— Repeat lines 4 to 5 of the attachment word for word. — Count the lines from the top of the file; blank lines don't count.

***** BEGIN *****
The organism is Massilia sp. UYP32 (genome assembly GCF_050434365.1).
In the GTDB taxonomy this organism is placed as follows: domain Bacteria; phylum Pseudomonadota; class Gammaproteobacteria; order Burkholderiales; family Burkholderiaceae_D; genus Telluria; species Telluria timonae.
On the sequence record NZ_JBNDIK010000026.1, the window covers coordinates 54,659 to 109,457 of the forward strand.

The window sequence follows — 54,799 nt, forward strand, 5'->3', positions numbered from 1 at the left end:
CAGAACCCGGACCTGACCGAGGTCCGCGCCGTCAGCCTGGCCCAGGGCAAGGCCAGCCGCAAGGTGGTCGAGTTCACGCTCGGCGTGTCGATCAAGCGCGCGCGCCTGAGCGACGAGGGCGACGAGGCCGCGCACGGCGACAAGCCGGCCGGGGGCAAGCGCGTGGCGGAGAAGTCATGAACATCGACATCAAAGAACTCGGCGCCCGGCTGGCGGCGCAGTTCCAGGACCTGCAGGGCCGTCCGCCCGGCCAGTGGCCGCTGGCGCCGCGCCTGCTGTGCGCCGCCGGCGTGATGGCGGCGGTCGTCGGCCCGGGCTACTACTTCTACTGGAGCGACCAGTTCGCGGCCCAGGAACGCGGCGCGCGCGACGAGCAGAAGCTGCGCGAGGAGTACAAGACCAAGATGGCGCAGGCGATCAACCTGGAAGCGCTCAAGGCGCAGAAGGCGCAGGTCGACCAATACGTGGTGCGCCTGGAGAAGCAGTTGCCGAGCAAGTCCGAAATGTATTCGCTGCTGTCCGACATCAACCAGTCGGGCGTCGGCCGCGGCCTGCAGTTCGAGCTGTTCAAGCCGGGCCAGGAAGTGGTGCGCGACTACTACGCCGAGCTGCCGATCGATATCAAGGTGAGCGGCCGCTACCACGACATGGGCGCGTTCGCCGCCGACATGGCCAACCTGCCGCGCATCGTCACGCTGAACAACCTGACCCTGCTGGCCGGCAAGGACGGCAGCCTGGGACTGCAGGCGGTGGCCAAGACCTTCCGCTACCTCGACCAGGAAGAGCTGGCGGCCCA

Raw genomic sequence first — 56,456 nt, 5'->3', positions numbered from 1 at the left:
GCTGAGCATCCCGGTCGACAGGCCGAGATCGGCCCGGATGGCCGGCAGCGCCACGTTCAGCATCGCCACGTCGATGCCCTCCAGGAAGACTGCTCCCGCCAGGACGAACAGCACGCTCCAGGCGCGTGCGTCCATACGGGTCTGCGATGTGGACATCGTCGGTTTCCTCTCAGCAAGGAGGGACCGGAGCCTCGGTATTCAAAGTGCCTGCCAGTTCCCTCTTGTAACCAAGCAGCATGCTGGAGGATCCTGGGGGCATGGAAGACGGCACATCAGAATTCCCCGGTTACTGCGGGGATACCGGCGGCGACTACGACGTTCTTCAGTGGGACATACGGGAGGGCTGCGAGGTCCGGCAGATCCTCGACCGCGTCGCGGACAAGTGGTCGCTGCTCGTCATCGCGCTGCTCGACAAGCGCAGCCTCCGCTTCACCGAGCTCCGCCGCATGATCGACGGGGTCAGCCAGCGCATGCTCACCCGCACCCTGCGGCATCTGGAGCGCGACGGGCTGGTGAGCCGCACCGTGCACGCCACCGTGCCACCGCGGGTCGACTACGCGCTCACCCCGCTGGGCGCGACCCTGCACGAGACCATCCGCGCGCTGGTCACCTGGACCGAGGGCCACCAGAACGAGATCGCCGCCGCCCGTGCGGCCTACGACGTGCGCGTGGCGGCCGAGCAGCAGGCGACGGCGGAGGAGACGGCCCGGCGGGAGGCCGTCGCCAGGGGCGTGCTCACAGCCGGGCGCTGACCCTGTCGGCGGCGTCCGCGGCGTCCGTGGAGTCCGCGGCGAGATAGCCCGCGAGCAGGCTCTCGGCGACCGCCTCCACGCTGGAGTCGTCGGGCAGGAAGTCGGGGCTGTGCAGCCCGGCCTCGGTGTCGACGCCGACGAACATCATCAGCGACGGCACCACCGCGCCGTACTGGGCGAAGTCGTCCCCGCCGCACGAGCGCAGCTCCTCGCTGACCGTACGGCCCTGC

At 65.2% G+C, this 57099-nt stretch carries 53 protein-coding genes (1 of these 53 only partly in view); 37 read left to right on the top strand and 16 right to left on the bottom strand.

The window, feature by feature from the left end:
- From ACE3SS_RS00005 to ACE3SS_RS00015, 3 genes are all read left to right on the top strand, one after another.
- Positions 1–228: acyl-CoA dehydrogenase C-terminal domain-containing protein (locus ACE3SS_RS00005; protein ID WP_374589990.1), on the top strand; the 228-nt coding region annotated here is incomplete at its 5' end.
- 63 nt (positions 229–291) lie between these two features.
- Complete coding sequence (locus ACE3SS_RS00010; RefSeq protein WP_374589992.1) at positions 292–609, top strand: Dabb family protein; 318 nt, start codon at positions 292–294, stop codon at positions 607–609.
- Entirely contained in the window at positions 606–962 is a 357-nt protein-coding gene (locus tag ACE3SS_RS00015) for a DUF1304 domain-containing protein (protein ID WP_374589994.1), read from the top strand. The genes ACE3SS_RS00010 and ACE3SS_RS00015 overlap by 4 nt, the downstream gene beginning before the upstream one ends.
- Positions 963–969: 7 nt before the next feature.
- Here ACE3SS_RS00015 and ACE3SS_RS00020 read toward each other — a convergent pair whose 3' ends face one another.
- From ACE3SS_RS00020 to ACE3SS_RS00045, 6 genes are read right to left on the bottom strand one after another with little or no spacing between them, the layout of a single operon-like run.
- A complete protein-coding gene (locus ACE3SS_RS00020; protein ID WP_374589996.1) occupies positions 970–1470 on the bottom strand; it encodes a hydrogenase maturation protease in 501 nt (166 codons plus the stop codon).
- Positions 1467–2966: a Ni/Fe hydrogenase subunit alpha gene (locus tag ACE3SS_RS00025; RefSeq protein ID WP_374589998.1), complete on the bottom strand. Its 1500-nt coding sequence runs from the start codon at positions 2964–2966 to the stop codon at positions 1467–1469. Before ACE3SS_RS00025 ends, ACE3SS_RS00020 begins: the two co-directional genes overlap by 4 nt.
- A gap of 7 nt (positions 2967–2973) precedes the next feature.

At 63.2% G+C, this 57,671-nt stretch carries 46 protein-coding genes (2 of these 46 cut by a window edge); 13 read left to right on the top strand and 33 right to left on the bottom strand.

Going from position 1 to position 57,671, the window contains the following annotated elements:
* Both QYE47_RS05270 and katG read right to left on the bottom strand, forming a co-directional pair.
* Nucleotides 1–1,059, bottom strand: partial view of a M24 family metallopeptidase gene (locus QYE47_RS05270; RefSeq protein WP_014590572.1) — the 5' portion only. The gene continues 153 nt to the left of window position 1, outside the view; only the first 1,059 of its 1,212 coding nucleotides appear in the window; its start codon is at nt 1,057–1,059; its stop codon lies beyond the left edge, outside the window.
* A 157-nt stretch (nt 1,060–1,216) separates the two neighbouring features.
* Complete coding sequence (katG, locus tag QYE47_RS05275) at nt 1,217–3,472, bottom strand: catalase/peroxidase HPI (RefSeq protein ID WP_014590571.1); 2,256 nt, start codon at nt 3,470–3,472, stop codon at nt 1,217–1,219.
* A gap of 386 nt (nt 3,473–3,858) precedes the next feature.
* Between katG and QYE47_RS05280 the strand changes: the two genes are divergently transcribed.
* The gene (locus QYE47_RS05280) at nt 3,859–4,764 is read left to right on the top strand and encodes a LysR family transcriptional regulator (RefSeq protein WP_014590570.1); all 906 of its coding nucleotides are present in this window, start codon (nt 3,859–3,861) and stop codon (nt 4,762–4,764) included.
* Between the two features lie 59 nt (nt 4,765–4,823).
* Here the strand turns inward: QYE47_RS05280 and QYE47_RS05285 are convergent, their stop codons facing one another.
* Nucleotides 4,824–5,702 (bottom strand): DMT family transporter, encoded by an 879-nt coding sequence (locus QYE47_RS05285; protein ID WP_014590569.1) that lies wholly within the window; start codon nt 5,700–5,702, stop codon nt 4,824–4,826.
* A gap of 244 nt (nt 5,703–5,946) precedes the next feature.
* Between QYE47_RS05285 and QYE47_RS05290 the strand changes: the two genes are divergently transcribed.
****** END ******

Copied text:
The window sequence follows — 54,799 nt, forward strand, 5'->3', positions numbered from 1 at the left end:
CAGAACCCGGACCTGACCGAGGTCCGCGCCGTCAGCCTGGCCCAGGGCAAGGCCAGCCGCAAGGTGGTCGAGTTCACGCTCGGCGTGTCGATCAAGCGCGCGCGCCTGAGCGACGAGGGCGACGAGGCCGCGCACGGCGACAAGCCGGCCGGGGGCAAGCGCGTGGCGGAGAAGTCATGAACATCGACATCAAAGAACTCGGCGCCCGGCTGGCGGCGCAGTTCCAGGACCTGCAGGGCCGTCCGCCCGGCCAGTGGCCGCTGGCGCCGCGCCTGCTGTGCGCCGCCGGCGTGATGGCGGCGGTCGTCGGCCCGGGCTACTACTTCTACTGGAGCGACCAGTTCGCGGCCCAGGAACGCGGCGCGCGCGACGAGCAGAAGCTGCGCGAGGAGTACAAGACCAAGATGGCGCAGGCGATCAACCTGGAAGCGCTCAAGGCGCAGAAGGCGCAGGTCGACCAATACGTGGTGCGCCTGGAGAAGCAGTTGCCGAGCAAGTCCGAAATGTATTCGCTGCTGTCCGACATCAACCAGTCGGGCGTCGGCCGCGGCCTGCAGTTCGAGCTGTTCAAGCCGGGCCAGGAAGTGGTGCGCGACTACTACGCCGAGCTGCCGATCGATATCAAGGTGAGCGGCCGCTACCACGACATGGGCGCGTTCGCCGCCGACATGGCCAACCTGCCGCGCATCGTCACGCTGAACAACCTGACCCTGCTGGCCGGCAAGGACGGCAGCCTGGGACTGCAGGCGGTGGCCAAGACCTTCCGCTACCTCGACCAGGAAGAGCTGGCGGCCCA